I don’t think these three little groups were super close to each other. I don’t remember how much detail they give on that in the film, but I pictured the Wittmers maybe a 45 minute to an hour walk inland (and walking is what you’d be doing; it’s not like there were roads and motor vehicles) from the Ritters, and the Empress and her minions maybe a 20 to 30 minute walk down the coast—so not like they could look out the window and see each other, or like they interacted every day or anything—but I’m not sure.

The “hotel” is a bit of a mystery to me too. I don’t believe they ever show it, presumably because no photo or film of it exists. Or maybe they show it and I just didn’t realize that’s it. I don’t know that it was anything more than, say, two or three Gilligan’s Island-style huts that “guests” could stay in; it’s hard to imagine it as a hotel hotel, like some multistory building like what we think of as a hotel. Nor is much said about where any guests came from there at the end of the world, or if it was ever successful in any sense.

Like I say, once in a blue moon a ship stopped on the island, as much out of curiosity to see these few oddball inhabitants as anything, and maybe once word got out that there was a “hotel” modestly more such ships stopped there and people stayed overnight in said hotel, and maybe that was enough for it to be successful.

Also, it turns out the hoteliers’ ménage à trois was evidently not always a happy one. Though they implied that they all slept in the same bed, one of them seemed to be more the Empress’s favorite, and she—sometimes perhaps with his assistance—on occasion delighted in being particularly abusive and humiliating toward the other. It sometimes went far enough that the victim would run to the Ritters’, screaming that he couldn’t take it anymore, that she was surely going to kill him this time, etc, only to soon enough go crawling back to her for another fix to satisfy his masochism.

Late in the film we learn more about the Empress’s past—where she was probably from, what is known about her previous escapades, how she hooked up with these two blokes, whether she is in any literal sense a baroness, etc.—at least the little that is known of her.

We also get to see a 4-minute short film starring the Empress’s nipples in its entirety, which was shot on the island. It’s a bizarre treat.

It was made by a sea captain who also fancied himself a part time movie director (not exactly occupational roles I think of as going together, but never mind), who had befriended the island’s inhabitants, especially the Empress, on his occasional visits. Though this was the 1930s and talkies had been around for about a decade, it’s a silent film that looks more like something from, say, 1910 or 1915. The production values are roughly on the level of a few films I made with friends (actually I don’t know that we ever completed even one of them, so maybe I should say a few films I started with friends) many decades ago in sixth grade.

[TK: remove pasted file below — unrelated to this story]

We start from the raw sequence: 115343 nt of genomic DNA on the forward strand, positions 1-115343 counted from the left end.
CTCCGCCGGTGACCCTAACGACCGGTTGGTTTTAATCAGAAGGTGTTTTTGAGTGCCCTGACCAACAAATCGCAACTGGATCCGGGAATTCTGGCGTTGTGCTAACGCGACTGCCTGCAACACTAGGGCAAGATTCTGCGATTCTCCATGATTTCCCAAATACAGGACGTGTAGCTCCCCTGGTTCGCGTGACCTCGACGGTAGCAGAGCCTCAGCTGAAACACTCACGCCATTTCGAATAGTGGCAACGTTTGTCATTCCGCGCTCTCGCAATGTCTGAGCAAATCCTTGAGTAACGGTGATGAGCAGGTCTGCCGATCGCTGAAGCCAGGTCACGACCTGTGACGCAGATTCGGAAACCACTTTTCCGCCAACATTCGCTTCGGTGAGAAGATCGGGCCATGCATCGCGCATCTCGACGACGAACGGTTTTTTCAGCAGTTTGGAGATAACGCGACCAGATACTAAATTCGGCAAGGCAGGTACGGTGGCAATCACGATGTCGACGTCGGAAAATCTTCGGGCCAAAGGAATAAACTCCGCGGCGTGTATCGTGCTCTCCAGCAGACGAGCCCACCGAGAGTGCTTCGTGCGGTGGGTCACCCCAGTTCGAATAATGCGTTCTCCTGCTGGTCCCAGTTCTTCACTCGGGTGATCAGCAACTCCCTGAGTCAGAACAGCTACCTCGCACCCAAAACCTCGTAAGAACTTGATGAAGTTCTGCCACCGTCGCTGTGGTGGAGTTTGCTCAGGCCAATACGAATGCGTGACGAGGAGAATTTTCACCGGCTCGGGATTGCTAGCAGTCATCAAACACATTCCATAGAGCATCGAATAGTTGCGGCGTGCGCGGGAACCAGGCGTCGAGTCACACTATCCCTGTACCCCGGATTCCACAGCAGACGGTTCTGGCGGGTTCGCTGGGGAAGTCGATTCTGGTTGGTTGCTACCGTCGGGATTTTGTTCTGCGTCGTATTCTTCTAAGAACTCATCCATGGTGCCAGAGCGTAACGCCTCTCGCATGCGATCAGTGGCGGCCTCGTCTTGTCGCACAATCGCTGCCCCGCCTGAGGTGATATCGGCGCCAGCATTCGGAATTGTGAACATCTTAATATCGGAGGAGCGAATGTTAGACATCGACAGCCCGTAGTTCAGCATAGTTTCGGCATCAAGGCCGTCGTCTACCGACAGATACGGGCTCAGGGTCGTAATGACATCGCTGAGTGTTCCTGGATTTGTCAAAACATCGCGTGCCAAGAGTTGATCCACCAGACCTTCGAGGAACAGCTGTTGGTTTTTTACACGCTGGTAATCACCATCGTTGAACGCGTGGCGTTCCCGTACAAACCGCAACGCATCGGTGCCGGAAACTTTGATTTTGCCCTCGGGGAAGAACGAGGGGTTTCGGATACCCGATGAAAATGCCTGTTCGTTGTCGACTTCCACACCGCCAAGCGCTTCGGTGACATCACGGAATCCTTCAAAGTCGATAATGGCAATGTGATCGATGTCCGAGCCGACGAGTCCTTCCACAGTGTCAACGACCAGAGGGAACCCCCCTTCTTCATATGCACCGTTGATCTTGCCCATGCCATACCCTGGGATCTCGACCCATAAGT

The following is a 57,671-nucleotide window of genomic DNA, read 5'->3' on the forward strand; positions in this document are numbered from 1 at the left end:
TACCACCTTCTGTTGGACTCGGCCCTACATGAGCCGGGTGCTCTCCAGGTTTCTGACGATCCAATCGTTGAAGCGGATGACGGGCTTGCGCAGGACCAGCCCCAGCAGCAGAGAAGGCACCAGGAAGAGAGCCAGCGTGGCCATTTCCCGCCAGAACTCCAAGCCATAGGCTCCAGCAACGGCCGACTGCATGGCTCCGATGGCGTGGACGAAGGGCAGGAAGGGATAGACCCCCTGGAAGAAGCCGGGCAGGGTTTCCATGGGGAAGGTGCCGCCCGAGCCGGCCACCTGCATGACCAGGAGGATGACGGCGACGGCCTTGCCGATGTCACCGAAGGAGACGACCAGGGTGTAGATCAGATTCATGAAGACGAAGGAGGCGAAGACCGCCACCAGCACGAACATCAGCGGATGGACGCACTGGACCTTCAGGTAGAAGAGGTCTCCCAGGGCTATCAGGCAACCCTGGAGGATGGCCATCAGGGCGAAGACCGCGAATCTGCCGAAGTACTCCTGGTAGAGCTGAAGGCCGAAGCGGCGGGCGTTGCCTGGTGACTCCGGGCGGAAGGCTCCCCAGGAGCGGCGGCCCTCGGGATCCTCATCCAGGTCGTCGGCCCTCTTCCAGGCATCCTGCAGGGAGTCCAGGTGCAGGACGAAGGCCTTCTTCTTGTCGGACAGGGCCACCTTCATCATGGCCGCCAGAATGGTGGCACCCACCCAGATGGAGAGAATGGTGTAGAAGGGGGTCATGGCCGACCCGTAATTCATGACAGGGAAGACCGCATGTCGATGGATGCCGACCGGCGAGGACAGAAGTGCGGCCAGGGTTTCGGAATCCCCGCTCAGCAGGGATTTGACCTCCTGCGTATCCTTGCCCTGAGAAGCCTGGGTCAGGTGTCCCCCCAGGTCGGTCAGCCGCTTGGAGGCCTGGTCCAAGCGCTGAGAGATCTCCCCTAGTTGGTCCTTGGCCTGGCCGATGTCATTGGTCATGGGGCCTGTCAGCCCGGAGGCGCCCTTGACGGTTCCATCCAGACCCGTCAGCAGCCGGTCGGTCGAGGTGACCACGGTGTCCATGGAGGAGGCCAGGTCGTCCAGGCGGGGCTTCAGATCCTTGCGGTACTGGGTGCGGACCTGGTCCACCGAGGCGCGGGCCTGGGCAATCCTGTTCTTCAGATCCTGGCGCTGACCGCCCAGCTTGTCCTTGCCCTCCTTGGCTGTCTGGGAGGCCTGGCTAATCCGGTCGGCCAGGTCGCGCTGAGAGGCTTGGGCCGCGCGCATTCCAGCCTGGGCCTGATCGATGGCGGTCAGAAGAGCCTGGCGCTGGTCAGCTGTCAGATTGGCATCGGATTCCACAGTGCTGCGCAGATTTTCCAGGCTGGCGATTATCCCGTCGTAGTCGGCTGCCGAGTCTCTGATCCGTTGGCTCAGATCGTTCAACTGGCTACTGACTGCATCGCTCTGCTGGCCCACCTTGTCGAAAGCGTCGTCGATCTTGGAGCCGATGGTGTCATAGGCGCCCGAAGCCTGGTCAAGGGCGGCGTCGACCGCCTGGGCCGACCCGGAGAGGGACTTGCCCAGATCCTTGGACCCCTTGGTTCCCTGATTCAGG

And I mean that comparison literally. This film has a man playing a female character where the only costume per se is a wig (which is sliding off during the scene anyway), and only the barest trace of a plot with no clear beginning, middle, or end—which is very much at the level I and my buddies were operating on in sixth grade.

In the film, the Empress is some kind of greedy, Machiavellian pirate, and her shtick is that she uses her irresistible sex appeal to manipulate people to victimize others for her benefit and then she betrays and victimizes them so that she can keep all the ill-gotten gain for herself. In other words, it’s not exactly a stretch for her as an actress.

Anyway, the crazy thing is I’ve gotten this far and I really haven’t even mentioned the main thing that The Galapagos Affair is about. I mean, in its way it’s an overview of why these various folks chose to come to this extraordinarily isolated spot, what their early years on the island were like, etc., but beyond that there is a specific, narrower story that is at the center of the film.

And that is a murder mystery of sorts. For it turns out that a couple of the island’s inhabitants disappeared in a way that makes it very likely they were murdered. This was followed soon after by another of them dying an accidental death (in bizarre circumstances that indicated that he may have been fleeing because he was the murderer, or because he feared he’d be falsely accused of murder, or because he feared he’d be the next one murdered) and another dying a natural death (with some chance it was not a natural death, but another murder).

This long after the fact, it’s not possible to know for sure who was guilty of what. The (few) survivors each had their story that they stuck with to their deaths, and though those stories are far from convincing there’s no contrary version of events that can be proven. There’s enough evidence for speculation, though, even if no definitive solution to the mystery is possible.

But to return to my opening point, one of the things I’m most struck by about the story is how these people made about as radical a change in their environment as can be imagined, yet seemed to stay very much the same. I mean, Ritter was totally Ritterlike in how he dominated his lover, was unwelcoming toward others, and in general arrogantly lived his life on Floreana; the Empress was as satanically sexy as an empress as she had evidently been as a baroness, etc. Kooks remained kooks, people who couldn’t get along with others still couldn’t get along with others, and people who had manifested a disposition to get caught up in petty bullshit once again got caught up in petty bullshit as soon as there were enough people on the island for that opportunity to arise.

Their life was very different from what it had been, but they were not. Unless you want to make the case that in this new environment they were different in the sense of being significantly worse, since probably at least one of them became a murderer. But in any case, when all was said and done, even in going to the ends of the earth they never really escaped themselves.